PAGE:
What was I accomplishing? As I looked at my quickly-drawn sketches, I felt as though I were regressing, just wasting time making not merely “bad” drawings, but very poor sketches. What could I possibly learn from this?

I continued reading:

He didn’t bother with restatements. When he put down a line, that was it.

Once again, Matisse was breaking the rules, going against everything I’d been taught. As I looked at my sketches, I saw lots of restatements, places were I’d struggled to get the right lines in the right place, so as I’ve been taught to do, I kept drawing, adding more lines, trying to get things right.

And so I did a few more quick sketches, determined this time to “put down a line” and leave it at that. The results were as comical, as childish, as laughable as all my other attempts. Feeling discouraged with all of art itself, I had to question Matisse as an artist. Could this man actually draw?

As mentioned above, that, to me, has always been the “gold standard” when it comes to art. Yet there I was, looking at dozens of drawings — and paintings — from Henri Matisse, and not seeing anything that actually measured up to that standard.

I began digging deeper, exploring more of Matisse’s drawings. I found these:

I suppose we can call these “elegant lines”, but, seriously, is this “fine art”? If so, why? How could Henri Matisse break all the rules, ignore all the elements of art, and become a world-renowned artist? Was it because of his courage?

Even as I wrestled — mightily — with the angry thoughts in my head, I could appreciate the simplicity and the originality of Matisse’s line drawings. Going through my mind was a collage/drawing I created earlier this year, one that puzzled me yet one which I feel truly shows a creative spirit:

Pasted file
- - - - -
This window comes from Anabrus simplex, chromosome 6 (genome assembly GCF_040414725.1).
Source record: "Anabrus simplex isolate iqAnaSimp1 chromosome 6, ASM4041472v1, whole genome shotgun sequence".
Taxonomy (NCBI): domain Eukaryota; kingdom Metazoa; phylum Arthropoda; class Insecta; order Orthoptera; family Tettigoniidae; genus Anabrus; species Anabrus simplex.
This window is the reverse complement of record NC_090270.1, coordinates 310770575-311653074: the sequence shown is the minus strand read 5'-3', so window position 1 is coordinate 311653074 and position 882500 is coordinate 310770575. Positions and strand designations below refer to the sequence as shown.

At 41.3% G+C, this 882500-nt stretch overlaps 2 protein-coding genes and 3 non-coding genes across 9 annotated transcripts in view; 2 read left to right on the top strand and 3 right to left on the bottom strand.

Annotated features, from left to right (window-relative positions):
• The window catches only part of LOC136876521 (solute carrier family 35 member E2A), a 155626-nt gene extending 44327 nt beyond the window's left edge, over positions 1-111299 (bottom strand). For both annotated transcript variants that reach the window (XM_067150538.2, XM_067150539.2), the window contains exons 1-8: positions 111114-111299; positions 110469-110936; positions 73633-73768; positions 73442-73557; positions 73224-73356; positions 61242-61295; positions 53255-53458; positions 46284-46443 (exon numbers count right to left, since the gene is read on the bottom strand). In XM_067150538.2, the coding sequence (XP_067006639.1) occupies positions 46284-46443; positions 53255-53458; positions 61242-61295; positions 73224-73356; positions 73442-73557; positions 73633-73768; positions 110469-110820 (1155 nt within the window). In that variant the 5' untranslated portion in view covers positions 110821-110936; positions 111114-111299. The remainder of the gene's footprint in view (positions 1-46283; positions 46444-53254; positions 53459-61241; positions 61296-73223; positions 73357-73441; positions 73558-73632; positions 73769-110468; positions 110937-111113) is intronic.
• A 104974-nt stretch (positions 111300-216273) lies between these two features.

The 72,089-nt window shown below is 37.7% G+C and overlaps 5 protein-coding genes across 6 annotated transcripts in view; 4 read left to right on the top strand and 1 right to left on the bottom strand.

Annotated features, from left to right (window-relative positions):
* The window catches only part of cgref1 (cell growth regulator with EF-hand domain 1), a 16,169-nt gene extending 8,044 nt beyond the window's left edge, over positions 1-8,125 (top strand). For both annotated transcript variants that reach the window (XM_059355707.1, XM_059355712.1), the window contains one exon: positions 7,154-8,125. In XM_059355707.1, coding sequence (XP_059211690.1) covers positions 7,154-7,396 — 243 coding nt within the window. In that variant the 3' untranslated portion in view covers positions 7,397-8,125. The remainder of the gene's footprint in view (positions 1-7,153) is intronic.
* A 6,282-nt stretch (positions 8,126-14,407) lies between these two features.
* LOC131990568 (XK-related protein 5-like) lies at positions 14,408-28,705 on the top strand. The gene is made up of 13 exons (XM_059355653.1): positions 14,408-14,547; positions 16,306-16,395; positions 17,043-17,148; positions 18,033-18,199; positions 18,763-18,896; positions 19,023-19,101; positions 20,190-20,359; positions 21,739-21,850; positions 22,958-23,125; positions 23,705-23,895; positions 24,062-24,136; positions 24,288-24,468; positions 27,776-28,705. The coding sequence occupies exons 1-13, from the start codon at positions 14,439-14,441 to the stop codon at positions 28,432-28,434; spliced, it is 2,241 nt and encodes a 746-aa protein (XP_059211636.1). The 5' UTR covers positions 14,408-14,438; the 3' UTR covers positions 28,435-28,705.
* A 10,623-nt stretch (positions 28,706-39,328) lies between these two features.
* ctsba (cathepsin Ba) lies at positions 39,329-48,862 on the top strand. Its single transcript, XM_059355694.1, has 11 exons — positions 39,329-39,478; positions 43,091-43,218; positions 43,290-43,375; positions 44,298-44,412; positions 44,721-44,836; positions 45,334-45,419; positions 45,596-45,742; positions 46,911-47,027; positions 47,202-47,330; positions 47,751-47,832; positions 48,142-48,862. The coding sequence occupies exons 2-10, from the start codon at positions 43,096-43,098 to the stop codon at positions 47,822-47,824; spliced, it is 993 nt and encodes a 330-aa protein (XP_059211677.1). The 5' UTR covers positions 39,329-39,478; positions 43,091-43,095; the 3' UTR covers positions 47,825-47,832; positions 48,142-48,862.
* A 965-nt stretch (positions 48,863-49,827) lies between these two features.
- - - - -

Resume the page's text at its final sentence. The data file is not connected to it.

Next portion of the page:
Again I ask: “Is this art?” How can art be art if it doesn’t follow the rules, if it’s nothing more than lines here and there with no semblance of realism? How can we ignore proportion, perspective, value, and yet create something called “art”?


I found myself angry, confused, and more than a bit “unhinged” over the whole definition of art and what it means to be an artist.



    1. Thank you. Yes, change is a huge part of growth, and my thoughts, attitudes (and consequently my actions) regarding art have undergone significant change throughout the year. It’s been quite a trip.


  1. It’s nice to know I am not alone. I am interested in art for therapy but haven’t arrived there yet. I’ve stepped away from healing trauma for the time being yet trying to redefine myself using art. Words have always been my medium and now I’ve dove into the world of paper. I’ve collected vintage ephemera and designer paper trying to combine the two in a style I enjoy and I feel stuck. Healed from lots but now, stuck. It’s no fun.

    Liked by 2 people

    1. I’m like you — primarily a writer who is working now with visual arts — and yes, it’s disorienting and confusing at times. You’ve just given me an idea! I think I’ll do a prompt about art therapy and some of the resources I discovered as I began digging down into my childhood emotions. For me, it began as part of the “Workshop Revival” program — there will be another program coming up after the first of the year, I think — and led me to a lot of online projects and artists who deal with art as a therapeutic process. I’ll be happy to share names and links. I’ll plan to have a post on the topic early next week, but if you want any specific recommendations before then, just let me know.

      Liked by 2 people